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Environmental News for a Healthier Planet and Life
New U.S. dietary guidelines are a strong win for alcohol and soda industries. Kanawa_Studio / iStock / Getty Images Plus

By Sarah Reinhardt

The federal government released new U.S. dietary guidelines Tuesday after three years of preparation, and it served a strong win to both alcohol and soda industries.

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Malcolm Peacey / Flickr / CC BY-NC 2.0

By Ken Kimmell

2020 is coming to a close, and it can't end fast enough. But as the year winds down, I am buoyed by two big climate victories on the same day, perched atop a clear change in direction mandated by the election.

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Like many other plant-based foods and products, CBD oil is one dietary supplement where "organic" labels are very important to consumers. However, there are little to no regulations within the hemp industry when it comes to deeming a product as organic, which makes it increasingly difficult for shoppers to find the best CBD oil products available on the market.

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Tyson plants have suffered some of the worst COVID-19 outbreaks, yet the company pressed its workers to keep reporting for duty, creating an ideal environment for viral transmission. The Humane League / YouTube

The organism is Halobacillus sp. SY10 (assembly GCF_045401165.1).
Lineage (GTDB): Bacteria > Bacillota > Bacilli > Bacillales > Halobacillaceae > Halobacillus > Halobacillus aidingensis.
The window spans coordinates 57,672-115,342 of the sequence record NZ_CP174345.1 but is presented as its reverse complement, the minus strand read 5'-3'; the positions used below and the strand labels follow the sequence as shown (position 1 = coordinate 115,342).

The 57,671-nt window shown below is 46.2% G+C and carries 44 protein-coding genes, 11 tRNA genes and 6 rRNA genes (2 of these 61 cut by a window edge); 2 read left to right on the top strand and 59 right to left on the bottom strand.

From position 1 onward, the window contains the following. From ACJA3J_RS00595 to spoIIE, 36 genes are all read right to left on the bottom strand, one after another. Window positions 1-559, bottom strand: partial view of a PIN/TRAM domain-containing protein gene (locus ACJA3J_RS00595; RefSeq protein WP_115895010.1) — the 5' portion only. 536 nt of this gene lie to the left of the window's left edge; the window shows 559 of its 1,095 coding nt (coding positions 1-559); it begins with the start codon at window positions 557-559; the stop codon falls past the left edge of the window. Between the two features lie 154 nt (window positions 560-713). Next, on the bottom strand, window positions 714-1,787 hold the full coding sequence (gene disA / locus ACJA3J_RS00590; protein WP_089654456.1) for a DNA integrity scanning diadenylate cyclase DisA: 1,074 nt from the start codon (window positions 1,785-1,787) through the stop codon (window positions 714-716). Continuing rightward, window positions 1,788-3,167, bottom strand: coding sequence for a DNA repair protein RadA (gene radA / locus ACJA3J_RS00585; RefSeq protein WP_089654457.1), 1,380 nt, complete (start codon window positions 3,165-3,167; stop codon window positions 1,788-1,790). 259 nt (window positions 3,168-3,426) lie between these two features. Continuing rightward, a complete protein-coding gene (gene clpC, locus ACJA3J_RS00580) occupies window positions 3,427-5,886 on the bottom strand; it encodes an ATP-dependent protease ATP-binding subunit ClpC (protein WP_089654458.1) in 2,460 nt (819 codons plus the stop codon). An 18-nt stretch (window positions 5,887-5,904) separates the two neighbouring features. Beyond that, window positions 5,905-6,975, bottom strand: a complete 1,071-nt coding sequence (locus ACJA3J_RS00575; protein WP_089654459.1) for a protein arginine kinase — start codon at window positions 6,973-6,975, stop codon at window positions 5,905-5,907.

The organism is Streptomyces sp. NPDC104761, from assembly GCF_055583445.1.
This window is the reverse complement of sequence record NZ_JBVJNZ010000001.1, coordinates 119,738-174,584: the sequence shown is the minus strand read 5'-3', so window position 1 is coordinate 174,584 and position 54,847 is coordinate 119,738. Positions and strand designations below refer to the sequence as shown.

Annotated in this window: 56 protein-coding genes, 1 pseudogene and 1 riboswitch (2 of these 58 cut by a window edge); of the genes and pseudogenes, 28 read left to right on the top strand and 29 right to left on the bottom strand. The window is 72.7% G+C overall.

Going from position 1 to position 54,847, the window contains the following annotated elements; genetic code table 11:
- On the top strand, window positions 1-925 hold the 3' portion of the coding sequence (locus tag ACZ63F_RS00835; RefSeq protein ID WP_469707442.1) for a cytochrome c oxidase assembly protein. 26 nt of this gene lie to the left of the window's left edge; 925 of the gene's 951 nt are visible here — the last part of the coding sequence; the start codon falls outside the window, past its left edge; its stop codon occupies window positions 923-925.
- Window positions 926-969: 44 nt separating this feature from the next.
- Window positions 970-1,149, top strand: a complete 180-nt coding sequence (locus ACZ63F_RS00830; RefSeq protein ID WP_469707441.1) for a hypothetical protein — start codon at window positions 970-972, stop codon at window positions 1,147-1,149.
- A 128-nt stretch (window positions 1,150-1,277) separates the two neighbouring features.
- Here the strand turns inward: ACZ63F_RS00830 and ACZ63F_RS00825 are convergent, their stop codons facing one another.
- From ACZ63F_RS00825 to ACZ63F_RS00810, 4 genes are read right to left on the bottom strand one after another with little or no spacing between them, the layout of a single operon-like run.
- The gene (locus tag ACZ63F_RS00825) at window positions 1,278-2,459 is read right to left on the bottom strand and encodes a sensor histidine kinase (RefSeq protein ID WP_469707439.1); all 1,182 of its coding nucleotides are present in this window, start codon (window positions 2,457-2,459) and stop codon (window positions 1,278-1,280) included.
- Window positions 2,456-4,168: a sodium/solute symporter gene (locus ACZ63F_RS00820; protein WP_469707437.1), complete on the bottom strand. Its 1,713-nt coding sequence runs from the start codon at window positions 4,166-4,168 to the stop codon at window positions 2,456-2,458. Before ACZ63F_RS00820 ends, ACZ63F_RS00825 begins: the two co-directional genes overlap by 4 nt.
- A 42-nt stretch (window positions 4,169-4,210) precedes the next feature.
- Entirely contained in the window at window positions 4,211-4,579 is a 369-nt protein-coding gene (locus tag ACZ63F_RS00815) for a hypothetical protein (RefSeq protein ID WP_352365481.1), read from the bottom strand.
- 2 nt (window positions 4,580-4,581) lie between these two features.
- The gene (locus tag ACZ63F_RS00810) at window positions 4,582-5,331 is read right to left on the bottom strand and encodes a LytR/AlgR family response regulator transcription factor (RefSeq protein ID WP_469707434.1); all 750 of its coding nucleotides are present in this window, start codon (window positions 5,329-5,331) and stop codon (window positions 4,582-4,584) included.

By Karen Perry Stillerman

Tyson Foods is the nation's largest (and world's second largest) meat and poultry producer. It operates 110 processing plants with 121,000 employees in the United States and boasted $42 billion in revenue in 2019, putting the publicly traded, Arkansas-based company at #79 in the Fortune 500. As it seeks to maintain meat industry dominance, Tyson is counting on many of us to put its products — which include Jimmy Dean breakfast sausage and Hillshire Farm hams, as well as the ubiquitous Tyson chicken — on our holiday tables.

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There are signs of climate action hope for 2021. R_Tee / Getty Images

By Kristy Dahl

In early January of this year, fresh off the experience of writing a year-end blog post for 2019, I started a project that I thought would make writing this year's year-end post easier. I created a little 2020 calendar on which I planned to record the one big thing that happened in the climate change space each day. In my mind I called it "The Daily Big Deal," and I could envision myself sitting here, as I am, on December 17, reviewing the year's climate-related events and deftly knitting them together in the blog post equivalent of a beautiful scarf made of reclaimed yarn. Or an ugly sweater. Or whatever.

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Map shows tracks and strength of Atlantic tropical cyclones in 2020. Blues are tropical depressions and tropical storms; yellow through red show hurricanes, darker shades meaning stronger ones. Master0Garfield / Wikimedia Commons

By Astrid Caldas

As we reach the official end of hurricane season, 2020 will be one for the record books. Looking back at these long, surprising, sometimes downright crazy past six months (seven if you count when the first named storms actually started forming), there are many noteworthy statistics and patterns that drive home the significance of this hurricane season, and the ways climate change may have contributed to it.

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Scientific integrity is key for protecting the field against attacks. sanjeri / Getty Images

By Maria Caffrey

As we approach the holidays I, like most people, have been reflecting on everything 2020 has given us (or taken away) while starting to look ahead to 2021.